A domestic abuse could be anything from tormenting mentally to bruising physically. The right gives protection against Domestic abuse of any kind to a married woman, women in live-in relationships and a woman living in joint family.

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7. Right to discontinue pregnancy

The right allows women to terminate pregnancy after consulting with medical practitioners on moral grounds under Pre-Conception and Pre-Natal Diagnostic Techniques (PCPNDT) Act of 1994

8. Right to Divorce

The Indian Divorce Act of 1969 allows the cessation of marriage through mutual consent of both the partners. Courts are established to file, hear, and dispose of such cases.

9. Right to virtual complaints

As stated by this right a woman has the prerogative of lodging a complaint via email or registered post. A woman can send a verbal complaint through an email or post addressed to Commissioner of Police, if for some unavoidable circumstance she could not go to the police station. The police can then come over to the residence of the victim to take her statement.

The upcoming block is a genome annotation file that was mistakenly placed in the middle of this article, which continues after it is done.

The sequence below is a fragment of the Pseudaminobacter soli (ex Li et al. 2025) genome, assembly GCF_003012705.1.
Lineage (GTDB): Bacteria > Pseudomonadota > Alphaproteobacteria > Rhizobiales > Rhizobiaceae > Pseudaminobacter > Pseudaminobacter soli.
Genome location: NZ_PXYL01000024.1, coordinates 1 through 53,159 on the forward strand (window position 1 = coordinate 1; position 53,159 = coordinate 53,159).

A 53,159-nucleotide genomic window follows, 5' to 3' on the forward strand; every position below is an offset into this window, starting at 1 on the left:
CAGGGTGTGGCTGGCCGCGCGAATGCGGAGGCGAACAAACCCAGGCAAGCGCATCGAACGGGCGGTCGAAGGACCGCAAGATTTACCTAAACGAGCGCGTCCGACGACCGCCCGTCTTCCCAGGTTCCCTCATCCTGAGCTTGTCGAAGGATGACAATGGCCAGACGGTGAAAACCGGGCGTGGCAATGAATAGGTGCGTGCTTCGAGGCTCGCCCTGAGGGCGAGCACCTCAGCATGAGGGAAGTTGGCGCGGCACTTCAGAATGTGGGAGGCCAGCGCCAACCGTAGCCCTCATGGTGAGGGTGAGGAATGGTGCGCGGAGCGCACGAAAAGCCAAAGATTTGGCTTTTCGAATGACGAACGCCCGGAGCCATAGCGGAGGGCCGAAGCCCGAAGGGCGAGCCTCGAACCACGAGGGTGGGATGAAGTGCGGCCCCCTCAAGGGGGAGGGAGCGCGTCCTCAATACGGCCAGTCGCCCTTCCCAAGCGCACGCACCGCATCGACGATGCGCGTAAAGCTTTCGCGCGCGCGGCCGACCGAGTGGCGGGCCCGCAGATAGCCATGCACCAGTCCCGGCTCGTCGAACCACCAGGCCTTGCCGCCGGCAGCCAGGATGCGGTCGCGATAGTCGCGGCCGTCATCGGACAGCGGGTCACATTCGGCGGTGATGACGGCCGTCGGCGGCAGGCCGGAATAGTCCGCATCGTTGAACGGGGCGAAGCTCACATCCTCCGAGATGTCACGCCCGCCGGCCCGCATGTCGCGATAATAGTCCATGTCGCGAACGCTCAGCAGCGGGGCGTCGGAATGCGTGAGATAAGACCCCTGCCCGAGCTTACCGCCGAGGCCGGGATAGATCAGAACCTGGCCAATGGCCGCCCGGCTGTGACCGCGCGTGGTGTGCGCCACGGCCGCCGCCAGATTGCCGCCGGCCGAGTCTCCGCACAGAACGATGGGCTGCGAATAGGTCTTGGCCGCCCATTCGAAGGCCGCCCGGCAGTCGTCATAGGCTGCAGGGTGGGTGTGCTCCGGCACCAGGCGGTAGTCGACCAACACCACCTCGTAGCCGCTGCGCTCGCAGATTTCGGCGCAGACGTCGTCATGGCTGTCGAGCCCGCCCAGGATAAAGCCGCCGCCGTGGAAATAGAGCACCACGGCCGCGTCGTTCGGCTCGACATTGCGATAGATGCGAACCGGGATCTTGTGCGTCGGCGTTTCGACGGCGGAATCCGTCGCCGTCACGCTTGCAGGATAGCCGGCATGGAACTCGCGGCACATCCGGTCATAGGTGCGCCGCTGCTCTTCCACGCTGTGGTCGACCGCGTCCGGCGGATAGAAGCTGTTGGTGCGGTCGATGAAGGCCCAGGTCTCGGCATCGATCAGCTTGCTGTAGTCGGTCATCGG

10. Right to no arrest

A woman cannot be arrested after sunset and before sunrise. There have been many cases of women being harassed by the police in dark time hours and thus this exercise is avoided now. However, in matters of grave concern, a letter signed by the magistrate is required explaining the urgency of the arrest.


Obtain power and by all means, power is a law of man – make it yours.

-prepared by Naina Mishra. Twitter-@Nainamishr94

 

 

 

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Women Hit Especially Hard In Congo’s Worst Ebola Outbreak

For the afflicted, the road to recovery is long and lonely.

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Ebola, WHO, UNICEF, congo, Uganda, women
Congolese health workers register people and take their temperatures before they are vaccinated against Ebola in the village of Mangina in North Kivu province of the Democratic Republic of Congo. VOA

The Democratic Republic of Congo is in the throes of its worst-ever Ebola outbreak, with more than 420 cases in the country’s volatile east, and a mortality rate of just under 60 percent. But this outbreak — the nation’s tenth known Ebola epidemic — is unusual because more than 60 percent of patients are women.

Among them is Baby Benedicte. Her short life has already been unimaginably difficult.

At one month old, she is underweight, at 2.9 kilograms. And she is alone. Her mother had Ebola, and died giving birth to her. She’s spent the last three weeks of her life in a plastic isolation cube, cut off from most human contact. She developed a fever at eight days old and was transferred to this hospital in Beni, a town of some half-million people in the east of the Democratic Republic of Congo.